Here's to you, music junkie. The cost of your CD collection exceeds the blue book value of your car. The 10,000 songs a 40GB iPod holds is simply not enough. You've spent more time camping out in ticket lines than in the woods. I feel your pain.
And now there's satellite radio to consider. Radio has disappointed in the past; droning commercials and obnoxious disc jockeys as the only interruptions to the same 10 songs played on a constant rotation.
Satellite radio promises commercial-free radio. In fact, the XM Radio Web site claims, "One hundred percent commercial-free music, over 30 channels of news, sports, talk and entertainment, over 20 dedicated channels of XM Instant Traffic and Weather, and the deepest playlist in the industry with access to over two million titles!"
Sounds impressive, but how different is satellite radio from the free stuff? I put XM and local radio stations through a series of rigorous tests to see which would come out on top. Here are the results:
When XM claims, "100 percent commercial-free," it means no advertisers pay XM to put their commercials on the air. However, house ads, or commercials for XM are common. You'll hear commercials for other XM stations, the XM Web site, XM products and family plans after every few songs.
Free radio relies on advertisers to stay on the air because listeners don't pay for operating costs. This means commercials for listeners. Yes, commercials are annoying and they interrupt the music, but they can also be informative. New restaurants and stores advertise on local radio. Bottom line, I would rather hear commercials from local advertisers than how I can save money with XM's family plan.
Channel 93.3 in Denver often plays commercials one or two at a time. This means commercials are being played more frequently, but there is less commercial time between songs.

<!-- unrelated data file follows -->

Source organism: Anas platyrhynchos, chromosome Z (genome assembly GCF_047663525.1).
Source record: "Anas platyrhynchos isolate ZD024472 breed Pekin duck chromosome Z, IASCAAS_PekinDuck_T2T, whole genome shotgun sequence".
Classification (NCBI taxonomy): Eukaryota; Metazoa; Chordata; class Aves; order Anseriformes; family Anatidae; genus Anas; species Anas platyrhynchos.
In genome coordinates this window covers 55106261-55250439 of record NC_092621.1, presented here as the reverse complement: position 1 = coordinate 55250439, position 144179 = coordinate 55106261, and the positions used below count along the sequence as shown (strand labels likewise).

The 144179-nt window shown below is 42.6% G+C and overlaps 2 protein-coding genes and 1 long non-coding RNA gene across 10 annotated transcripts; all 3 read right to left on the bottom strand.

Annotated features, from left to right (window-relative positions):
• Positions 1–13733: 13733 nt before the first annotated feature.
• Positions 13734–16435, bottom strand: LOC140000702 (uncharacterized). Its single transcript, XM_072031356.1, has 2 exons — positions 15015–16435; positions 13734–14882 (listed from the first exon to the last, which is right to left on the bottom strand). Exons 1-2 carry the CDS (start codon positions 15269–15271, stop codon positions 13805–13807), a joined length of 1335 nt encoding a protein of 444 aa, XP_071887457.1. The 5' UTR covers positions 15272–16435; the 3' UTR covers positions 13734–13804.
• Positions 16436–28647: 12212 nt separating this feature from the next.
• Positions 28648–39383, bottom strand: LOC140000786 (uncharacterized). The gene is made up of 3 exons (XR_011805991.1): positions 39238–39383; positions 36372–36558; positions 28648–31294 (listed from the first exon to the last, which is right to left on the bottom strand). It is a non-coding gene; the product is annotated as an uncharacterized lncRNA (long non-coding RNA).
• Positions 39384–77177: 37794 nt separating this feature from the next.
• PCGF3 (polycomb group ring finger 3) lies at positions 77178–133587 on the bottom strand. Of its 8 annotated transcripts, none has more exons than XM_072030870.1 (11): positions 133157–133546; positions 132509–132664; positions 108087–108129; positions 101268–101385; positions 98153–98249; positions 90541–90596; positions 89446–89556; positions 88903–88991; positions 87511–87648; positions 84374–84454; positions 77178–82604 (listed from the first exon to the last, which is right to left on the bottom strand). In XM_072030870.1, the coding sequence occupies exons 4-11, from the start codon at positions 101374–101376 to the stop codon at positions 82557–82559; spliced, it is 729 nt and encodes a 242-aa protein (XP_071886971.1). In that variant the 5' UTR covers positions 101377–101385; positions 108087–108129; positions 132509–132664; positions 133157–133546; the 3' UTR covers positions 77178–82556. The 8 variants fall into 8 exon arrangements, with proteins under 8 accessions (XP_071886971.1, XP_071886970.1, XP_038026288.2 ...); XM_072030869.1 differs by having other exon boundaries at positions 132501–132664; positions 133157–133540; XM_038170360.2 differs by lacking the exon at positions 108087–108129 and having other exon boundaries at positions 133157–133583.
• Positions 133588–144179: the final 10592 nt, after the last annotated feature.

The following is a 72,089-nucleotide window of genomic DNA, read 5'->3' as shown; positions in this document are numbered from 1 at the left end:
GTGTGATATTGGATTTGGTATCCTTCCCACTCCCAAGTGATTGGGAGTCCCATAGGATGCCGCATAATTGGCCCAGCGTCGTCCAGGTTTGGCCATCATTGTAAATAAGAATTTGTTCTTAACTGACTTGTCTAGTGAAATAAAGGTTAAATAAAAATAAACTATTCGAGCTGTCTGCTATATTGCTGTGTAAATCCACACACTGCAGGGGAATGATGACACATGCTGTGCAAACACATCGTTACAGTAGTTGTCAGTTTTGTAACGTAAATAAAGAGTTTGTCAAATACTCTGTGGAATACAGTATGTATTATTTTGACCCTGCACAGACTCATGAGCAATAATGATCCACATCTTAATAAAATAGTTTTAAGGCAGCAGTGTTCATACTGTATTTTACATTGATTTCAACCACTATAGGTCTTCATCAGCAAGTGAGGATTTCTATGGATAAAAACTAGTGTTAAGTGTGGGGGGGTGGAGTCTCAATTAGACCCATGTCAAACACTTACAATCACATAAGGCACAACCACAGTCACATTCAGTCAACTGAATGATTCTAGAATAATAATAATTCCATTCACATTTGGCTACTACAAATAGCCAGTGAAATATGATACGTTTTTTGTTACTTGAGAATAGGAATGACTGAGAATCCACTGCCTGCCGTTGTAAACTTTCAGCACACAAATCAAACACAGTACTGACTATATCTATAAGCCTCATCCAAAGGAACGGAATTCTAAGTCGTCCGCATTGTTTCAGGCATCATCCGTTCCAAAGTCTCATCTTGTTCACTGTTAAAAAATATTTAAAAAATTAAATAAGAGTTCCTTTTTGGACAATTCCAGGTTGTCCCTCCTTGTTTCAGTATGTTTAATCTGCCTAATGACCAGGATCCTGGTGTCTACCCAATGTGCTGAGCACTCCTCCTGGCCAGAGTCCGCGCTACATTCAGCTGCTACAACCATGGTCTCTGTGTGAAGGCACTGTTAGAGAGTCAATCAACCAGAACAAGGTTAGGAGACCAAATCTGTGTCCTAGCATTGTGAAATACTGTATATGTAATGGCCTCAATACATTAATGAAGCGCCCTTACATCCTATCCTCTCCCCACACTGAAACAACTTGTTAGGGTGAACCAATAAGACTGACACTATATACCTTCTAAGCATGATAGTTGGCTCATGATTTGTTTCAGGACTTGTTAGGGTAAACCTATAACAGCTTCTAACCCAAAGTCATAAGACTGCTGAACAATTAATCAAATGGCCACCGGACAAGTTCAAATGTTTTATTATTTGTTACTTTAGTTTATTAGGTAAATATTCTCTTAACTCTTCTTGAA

The winner: tie
Variety & New Music
Nothing ruins a song faster than hearing it a bazillion times. How many times have you heard Green Day's "Boulevard of Broken Dreams"? How many times have you wanted to throw your radio out the window? Free radio stations are often guilty of playing the same songs several times a day, typically the Billboard Top 20.
XM has its own top 20 station. This provides a station for listeners who are taking a break from the "NOW That's What I Call Music #42" CD and allows other stations to play lesser known tracks.
Local station 99.9 The Point plays a new song every night at 6. XM has a station consisting solely of unsigned artists. However, both 99.9 and 93.3 were playing Denver band, The Fray, long before the band's signing to Epic records.
With over 150 stations, XM is able to categorize genres more specifically. There are stations that play only punk, metal, 80s rock, reggae, classical, movie soundtracks, the list goes on. More stations simply mean less repetition.
The winner: XM
After initial installation costs, an XM subscription runs $12.95 a month for the first radio and $6.99 for each additional radio, up to four. To make your stereo capable of receiving satellite radio can cost from $49.99 (Delphi XM Roady 2) to $299.99 (Delphi XM MyFi). The cost is similar for Sirius satellite radio receivers.
The winner: Free radio
One of the benefits of XM is that it's satellite linked so you can't drive out of a tower's reception area. This is great when you're in the stretch of Interstate 25 where stations slip into oblivion, but it won't do any good driving through Poudre Canyon where reception is finicky at best.
There are also "dead" areas around town were static will override the music momentarily. Stereos that are satellite radio ready will have the clearest reception because the receiver plugs directly in. Other stereos need a receiver with an FM modulator. Both the stereo and the receiver must be tuned to the same unused frequency for XM to transmit.
A major downfall of the FM modulator is that as you drive from city to city, vacant stations will be different and you will need to retune everything to get clear reception.
The winner: XM, barely